The much-awaited initial commercial deployments of the 3.5 GHz Citizens Broadband Radio Service band are finally approaching the finish line.
The final test reports from the first group of Spectrum Access System (SAS) administrators including Federated Wireless, CommScope and Google were officially submitted to the commercial participants last week and are expected to be approved by August or September of this year.
According to the National Telecommunications and Information Administration (NTIA), the completed tests are the final steps towards initial commercial deployments (ICDs) in the CBRS 3.5 GHz band, which is coveted for its mix of capacity and coverage capabilities and ability to avail much-needed mid-band spectrum for 5G.
Until now the 3.5GHz CBRS spectrum band was authorized for use by the U.S. Navy. However, the U.S. wireless industry developed a system called spectrum sharing which would allow parts of the mostly under-used band to dynamically shift as needed for commercial usage while preventing any interference with Navy operations.
The spectrum sharing system allows Spectrum Access System (SAS) database operators like Federated Wireless to track CBRS users and move them around in the band to prevent interference with Navy operations.
Last year, NTIA’s ITS lab conducted certification testing on Environmental Sensing Capability (ESC) sensors for the CBRS band. The ESC sensors are used to ensure that the SASs are detecting changes and operating as intended to enable dynamic sharing and were certified by the FCC in late April.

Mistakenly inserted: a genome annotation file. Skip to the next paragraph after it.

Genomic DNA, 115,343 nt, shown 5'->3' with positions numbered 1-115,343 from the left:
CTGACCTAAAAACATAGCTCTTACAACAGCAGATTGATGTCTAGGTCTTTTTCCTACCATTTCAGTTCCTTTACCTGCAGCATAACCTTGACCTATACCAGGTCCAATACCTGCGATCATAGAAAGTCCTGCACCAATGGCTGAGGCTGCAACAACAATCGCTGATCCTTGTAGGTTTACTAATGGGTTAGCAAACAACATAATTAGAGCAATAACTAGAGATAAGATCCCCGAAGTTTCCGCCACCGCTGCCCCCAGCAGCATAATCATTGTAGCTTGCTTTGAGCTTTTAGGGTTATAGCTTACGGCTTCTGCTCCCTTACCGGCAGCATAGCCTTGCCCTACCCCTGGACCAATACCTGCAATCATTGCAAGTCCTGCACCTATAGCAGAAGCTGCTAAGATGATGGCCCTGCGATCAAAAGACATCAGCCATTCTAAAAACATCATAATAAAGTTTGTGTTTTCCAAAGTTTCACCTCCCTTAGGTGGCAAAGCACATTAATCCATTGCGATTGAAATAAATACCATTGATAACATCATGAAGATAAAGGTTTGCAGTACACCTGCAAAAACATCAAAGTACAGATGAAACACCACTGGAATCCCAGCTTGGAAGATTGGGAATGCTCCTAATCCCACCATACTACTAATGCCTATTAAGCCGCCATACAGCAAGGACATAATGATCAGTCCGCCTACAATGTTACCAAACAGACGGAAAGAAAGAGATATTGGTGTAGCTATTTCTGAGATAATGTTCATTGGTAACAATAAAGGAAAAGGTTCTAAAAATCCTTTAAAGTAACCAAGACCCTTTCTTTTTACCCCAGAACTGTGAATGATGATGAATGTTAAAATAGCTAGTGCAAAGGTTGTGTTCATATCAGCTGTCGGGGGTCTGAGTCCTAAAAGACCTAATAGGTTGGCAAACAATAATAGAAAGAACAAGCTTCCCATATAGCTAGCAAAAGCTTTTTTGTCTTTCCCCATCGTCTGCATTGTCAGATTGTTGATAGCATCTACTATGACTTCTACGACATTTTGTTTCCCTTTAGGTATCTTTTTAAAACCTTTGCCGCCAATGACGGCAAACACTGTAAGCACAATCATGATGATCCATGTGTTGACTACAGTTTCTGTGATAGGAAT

The ITS which oversaw the rigorous testing process for the spectrum sharing system, says it assessed a variety of scenarios to test a SAS’s ability to manage CBRS devices while protecting incumbent federal and commercial operations.
The U.S. Federal Communications Commission (FCC) will review the test reports submitted by SAS database providers to certify that the system is complying with its rules. If the FCC signs off on the NTIA’s test results, then initial commercial deployments in the band will be allowed after approval from the Department of Defense.
The CBRS Alliance, a leading membership group of implementers and operators who support the adoption of the 3.5 GHz band, says it expects all of the SAS administrators who have received results to submit those reports to the FCC within days.
“This approval is a key step in providing a solid foundation for 5G N.R. in the 3.5 GHz band and sets the stage for the first mid-band 5G deployments in the U.S.,” the CBRSAlliance wrote in a press release.
Once approved for commercial use the CBRS band will see adoption in both public and private markets, specifically private LTE networks that require mission critical IoT and voice/data applications and enterprises that need a both private LTE as well as public access connectivity.
The final approvals are expected to meet growing and pent up demand and interest for the use of the band among a plethora of companies.
Walt Disney Parks and Resorts has been conducting internal testing on part of its existing wireless infrastructure to operate under the CBRS shared spectrum rules.
Cable company Charter Communications has also received permission to test a 200-node CBRS network in Los Angeles which includes a site at the Inglewood Oil Field. Charter is also building a 100-node CBRS network in Denver to test if CBRS can service enterprise campuses in a private LTE indoor-use scenario that could offer the same kind of functionality as an enterprise WiFI network.
Landmark Dividend also has plans to use the band to build out a range of different private LTE networks for its customers. The company disclosed the details of its contract with the public transit authority in Dallas to construct a private LTE network to connect up to 500 information kiosks across 90 bus and railway platforms in Dallas.
Facebook, Verizon, and Microsoft, have also expressed interest in the band which is expected to grow significantly next year when the FCC begins its promised auction of licensed CBRS spectrum.